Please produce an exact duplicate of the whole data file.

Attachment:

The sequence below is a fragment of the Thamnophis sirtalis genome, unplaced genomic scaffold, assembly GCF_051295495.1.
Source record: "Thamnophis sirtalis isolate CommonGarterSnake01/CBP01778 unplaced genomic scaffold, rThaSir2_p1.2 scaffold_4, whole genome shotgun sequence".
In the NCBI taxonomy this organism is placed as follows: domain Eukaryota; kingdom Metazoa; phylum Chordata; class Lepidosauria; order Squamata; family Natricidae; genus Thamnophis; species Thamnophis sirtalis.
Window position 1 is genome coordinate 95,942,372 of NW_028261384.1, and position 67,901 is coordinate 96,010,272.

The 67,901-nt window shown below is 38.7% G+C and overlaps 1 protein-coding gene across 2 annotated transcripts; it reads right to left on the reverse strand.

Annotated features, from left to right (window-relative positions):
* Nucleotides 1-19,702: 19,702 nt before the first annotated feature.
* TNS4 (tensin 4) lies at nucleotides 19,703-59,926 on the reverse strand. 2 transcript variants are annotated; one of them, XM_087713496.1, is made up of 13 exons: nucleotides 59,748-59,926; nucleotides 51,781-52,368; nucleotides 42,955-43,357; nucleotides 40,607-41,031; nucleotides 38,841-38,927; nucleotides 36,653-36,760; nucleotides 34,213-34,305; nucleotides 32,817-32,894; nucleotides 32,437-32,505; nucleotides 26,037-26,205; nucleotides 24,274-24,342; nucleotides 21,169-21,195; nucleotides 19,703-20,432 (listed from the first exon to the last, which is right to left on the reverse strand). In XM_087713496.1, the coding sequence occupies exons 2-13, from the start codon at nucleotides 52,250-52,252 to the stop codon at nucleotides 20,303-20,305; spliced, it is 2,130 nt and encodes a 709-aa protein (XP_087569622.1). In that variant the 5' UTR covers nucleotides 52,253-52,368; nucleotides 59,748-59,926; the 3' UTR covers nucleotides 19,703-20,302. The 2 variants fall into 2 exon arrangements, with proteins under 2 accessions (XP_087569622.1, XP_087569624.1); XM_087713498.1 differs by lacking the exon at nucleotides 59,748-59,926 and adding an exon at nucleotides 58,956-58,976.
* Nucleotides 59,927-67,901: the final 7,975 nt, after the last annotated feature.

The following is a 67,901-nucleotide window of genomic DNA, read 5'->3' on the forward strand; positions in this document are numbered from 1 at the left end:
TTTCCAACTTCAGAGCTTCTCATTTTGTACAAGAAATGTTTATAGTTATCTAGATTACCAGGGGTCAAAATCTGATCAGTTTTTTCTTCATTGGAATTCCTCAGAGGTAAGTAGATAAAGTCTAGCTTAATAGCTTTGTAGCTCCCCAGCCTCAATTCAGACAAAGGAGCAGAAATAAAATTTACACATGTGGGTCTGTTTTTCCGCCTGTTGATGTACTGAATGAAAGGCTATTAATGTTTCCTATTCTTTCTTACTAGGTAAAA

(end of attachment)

The sequence below is a fragment of the Thamnophis sirtalis genome, unplaced genomic scaffold, assembly GCF_051295495.1.
Source record: "Thamnophis sirtalis isolate CommonGarterSnake01/CBP01778 unplaced genomic scaffold, rThaSir2_p1.2 scaffold_4, whole genome shotgun sequence".
In the NCBI taxonomy this organism is placed as follows: domain Eukaryota; kingdom Metazoa; phylum Chordata; class Lepidosauria; order Squamata; family Natricidae; genus Thamnophis; species Thamnophis sirtalis.
Window position 1 is genome coordinate 95,942,372 of NW_028261384.1, and position 67,901 is coordinate 96,010,272.

The 67,901-nt window shown below is 38.7% G+C and overlaps 1 protein-coding gene across 2 annotated transcripts; it reads right to left on the reverse strand.

Annotated features, from left to right (window-relative positions):
* Nucleotides 1-19,702: 19,702 nt before the first annotated feature.
* TNS4 (tensin 4) lies at nucleotides 19,703-59,926 on the reverse strand. 2 transcript variants are annotated; one of them, XM_087713496.1, is made up of 13 exons: nucleotides 59,748-59,926; nucleotides 51,781-52,368; nucleotides 42,955-43,357; nucleotides 40,607-41,031; nucleotides 38,841-38,927; nucleotides 36,653-36,760; nucleotides 34,213-34,305; nucleotides 32,817-32,894; nucleotides 32,437-32,505; nucleotides 26,037-26,205; nucleotides 24,274-24,342; nucleotides 21,169-21,195; nucleotides 19,703-20,432 (listed from the first exon to the last, which is right to left on the reverse strand). In XM_087713496.1, the coding sequence occupies exons 2-13, from the start codon at nucleotides 52,250-52,252 to the stop codon at nucleotides 20,303-20,305; spliced, it is 2,130 nt and encodes a 709-aa protein (XP_087569622.1). In that variant the 5' UTR covers nucleotides 52,253-52,368; nucleotides 59,748-59,926; the 3' UTR covers nucleotides 19,703-20,302. The 2 variants fall into 2 exon arrangements, with proteins under 2 accessions (XP_087569622.1, XP_087569624.1); XM_087713498.1 differs by lacking the exon at nucleotides 59,748-59,926 and adding an exon at nucleotides 58,956-58,976.
* Nucleotides 59,927-67,901: the final 7,975 nt, after the last annotated feature.

The following is a 67,901-nucleotide window of genomic DNA, read 5'->3' on the forward strand; positions in this document are numbered from 1 at the left end:
TTTCCAACTTCAGAGCTTCTCATTTTGTACAAGAAATGTTTATAGTTATCTAGATTACCAGGGGTCAAAATCTGATCAGTTTTTTCTTCATTGGAATTCCTCAGAGGTAAGTAGATAAAGTCTAGCTTAATAGCTTTGTAGCTCCCCAGCCTCAATTCAGACAAAGGAGCAGAAATAAAATTTACACATGTGGGTCTGTTTTTCCGCCTGTTGATGTACTGAATGAAAGGCTATTAATGTTTCCTATTCTTTCTTACTAGGTAAAA